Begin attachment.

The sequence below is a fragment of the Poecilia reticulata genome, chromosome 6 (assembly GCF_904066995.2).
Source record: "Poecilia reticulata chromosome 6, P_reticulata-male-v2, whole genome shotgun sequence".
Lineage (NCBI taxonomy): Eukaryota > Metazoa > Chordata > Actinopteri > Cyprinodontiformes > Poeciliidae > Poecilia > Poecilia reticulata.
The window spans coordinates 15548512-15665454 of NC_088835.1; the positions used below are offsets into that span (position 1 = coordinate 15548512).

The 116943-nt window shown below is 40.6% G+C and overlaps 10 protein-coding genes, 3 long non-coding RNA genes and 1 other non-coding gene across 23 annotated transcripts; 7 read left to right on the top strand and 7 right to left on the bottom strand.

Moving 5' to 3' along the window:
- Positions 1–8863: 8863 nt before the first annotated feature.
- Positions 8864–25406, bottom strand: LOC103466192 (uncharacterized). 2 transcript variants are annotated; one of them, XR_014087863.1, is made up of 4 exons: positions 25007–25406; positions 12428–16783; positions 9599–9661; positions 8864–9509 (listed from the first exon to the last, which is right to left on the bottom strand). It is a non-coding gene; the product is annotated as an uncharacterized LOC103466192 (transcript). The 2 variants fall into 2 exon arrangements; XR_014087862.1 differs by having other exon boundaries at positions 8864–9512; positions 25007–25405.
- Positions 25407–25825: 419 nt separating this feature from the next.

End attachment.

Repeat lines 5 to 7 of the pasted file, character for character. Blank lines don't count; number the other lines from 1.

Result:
The 116943-nt window shown below is 40.6% G+C and overlaps 10 protein-coding genes, 3 long non-coding RNA genes and 1 other non-coding gene across 23 annotated transcripts; 7 read left to right on the top strand and 7 right to left on the bottom strand.

Moving 5' to 3' along the window:
- Positions 1–8863: 8863 nt before the first annotated feature.